XBB.1.5 makes up an estimated 75% of new COVID-19 cases in the Northeast.
The World Health Organization is warning that XBB.1.5 is the most transmissible omicron subvariant detected so far.
As COVID-19 hospitalizations rise in some parts of the Northeast -- where the subvariant makes up about an estimated 75% of new cases, according to data from the Centers for Disease Control and Prevention -- so are concerns about how to mitigate a potential surge following large holiday gatherings.
In the past few years, the post-holiday rise in COVID numbers was typically attributed to large gatherings and the colder weather bringing people indoors. Experts said it remains to be seen how much XBB.1.5 may be contributing to the most recent rise in hospitalizations.
"We don't fully know what this variant is doing in the population, especially since every time a new variant emerges it's not happening in a bubble ... so it's very difficult to tease apart what might be driving, for instance, increases in hospitalizations," said Dr. John Brownstein, an ABC News contributor and chief innovation officer at Boston Children's Hospital.
Very little is known about this new subvariant, but some preliminary research indicates that it may be more immune evasive and contagious than previous omicron variants.
"We are concerned about [XBB.1.5's] growth advantage" in Europe and the U.S. Northeast, said Maria Van Kerkhove, the World Health Organization's COVID-19 technical lead, in a press conference Wednesday. XBB.1.5 had rapidly replaced other circulating variants in those areas, she added.
Scientists still do not know if the subvariant causes more severe illness or leads to more adverse outcomes like long COVID.
Researchers are also still studying how well vaccines will hold up against XBB.1.5. They say the updated bivalent booster shot remains the best way to protect yourself.
"Towards the end of last year, the CDC came out with data showing that those who got vaccinated and boosted with the bivalent had an almost 20-fold decreased risk of dying and severe illness," Dr. Peter Hotez, co-director of Texas Children's Hospital Center for Vaccine Development and dean of the National School of Tropical Medicine at Baylor College of Medicine, told ABC News. "The problem is that was all before XBB.1.5."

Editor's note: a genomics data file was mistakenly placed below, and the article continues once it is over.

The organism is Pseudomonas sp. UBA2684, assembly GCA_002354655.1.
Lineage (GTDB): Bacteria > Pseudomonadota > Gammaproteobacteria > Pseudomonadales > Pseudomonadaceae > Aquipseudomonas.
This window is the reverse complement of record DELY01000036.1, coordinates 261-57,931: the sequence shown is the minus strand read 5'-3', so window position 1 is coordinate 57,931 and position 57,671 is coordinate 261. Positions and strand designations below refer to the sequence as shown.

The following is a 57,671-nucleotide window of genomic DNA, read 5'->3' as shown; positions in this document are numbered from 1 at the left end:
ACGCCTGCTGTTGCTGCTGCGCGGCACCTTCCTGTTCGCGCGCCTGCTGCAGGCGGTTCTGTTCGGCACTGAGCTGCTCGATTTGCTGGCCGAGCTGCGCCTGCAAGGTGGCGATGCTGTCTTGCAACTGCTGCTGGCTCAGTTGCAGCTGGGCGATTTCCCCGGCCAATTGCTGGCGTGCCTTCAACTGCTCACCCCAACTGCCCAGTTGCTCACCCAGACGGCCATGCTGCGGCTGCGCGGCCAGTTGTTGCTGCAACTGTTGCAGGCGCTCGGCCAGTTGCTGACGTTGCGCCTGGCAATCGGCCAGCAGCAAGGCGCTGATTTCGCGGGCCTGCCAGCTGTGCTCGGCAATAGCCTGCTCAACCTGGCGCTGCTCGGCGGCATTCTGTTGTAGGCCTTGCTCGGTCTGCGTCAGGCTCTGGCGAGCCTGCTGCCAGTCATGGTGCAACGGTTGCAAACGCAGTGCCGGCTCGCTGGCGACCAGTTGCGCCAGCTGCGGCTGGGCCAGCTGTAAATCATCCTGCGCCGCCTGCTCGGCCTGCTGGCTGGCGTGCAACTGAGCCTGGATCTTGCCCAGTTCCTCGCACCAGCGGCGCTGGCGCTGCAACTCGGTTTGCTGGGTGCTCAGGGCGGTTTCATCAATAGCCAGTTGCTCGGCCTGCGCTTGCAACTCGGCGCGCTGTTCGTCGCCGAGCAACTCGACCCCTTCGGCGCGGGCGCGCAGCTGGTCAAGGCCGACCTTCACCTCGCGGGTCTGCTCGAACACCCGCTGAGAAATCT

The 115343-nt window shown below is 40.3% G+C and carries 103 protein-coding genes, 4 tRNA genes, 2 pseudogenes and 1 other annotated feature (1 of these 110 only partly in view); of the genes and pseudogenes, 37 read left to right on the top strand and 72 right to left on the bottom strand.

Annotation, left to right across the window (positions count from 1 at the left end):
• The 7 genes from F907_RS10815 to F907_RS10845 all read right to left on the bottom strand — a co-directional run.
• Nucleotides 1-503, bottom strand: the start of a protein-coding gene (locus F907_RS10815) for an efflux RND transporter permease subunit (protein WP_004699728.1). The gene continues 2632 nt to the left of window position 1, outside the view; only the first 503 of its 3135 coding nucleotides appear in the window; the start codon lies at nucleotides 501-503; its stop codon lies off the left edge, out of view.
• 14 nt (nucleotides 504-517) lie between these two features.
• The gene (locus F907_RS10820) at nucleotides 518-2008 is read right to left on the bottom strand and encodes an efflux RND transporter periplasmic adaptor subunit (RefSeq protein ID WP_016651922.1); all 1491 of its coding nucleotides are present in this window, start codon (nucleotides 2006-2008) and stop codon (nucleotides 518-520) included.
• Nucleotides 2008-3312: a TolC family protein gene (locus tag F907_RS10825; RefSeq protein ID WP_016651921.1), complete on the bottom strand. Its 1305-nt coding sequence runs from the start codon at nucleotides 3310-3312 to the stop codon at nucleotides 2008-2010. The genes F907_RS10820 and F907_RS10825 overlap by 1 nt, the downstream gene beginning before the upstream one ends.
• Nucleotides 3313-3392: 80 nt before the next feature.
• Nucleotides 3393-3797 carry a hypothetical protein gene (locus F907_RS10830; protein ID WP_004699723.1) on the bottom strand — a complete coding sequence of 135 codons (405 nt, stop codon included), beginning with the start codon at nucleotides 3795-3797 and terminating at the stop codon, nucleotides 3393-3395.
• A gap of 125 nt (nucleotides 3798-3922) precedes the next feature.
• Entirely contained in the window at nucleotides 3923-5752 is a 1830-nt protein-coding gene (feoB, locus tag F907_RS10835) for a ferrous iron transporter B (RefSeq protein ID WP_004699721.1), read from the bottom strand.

Older adults, immunocompromised people and those with certain medical conditions are still most at-risk for severe illness and death.
The U.S. Food and Drug Administration pulled the last remaining monoclonal antibody in end of November, leaving antiviral therapies such as Paxlovid as the preferred treatment for at-risk adults who haven't been hospitalized. But experts say not enough people are taking advantage of the medication.
"Getting the word out both to individuals, as well as primary care physicians, about the importance of getting Paxlovid is really of great importance," Hotez said.
White House Coronavirus Response Coordinator Dr. Ashish Jha explained in a thread on Twitter that the federal government was continuing to track XBB.1.5 and other variants closely, while providing support for access to updated vaccines, free tests and treatment and improved ventilation and filtration in buildings.
"I think the jury's still out. But I think we know how to mitigate these surges with vaccines, with testing, with the practices we've engaged in throughout the pandemic. There's no reason to expect that this is going to completely derail our ability to contain this virus," Brownstein said.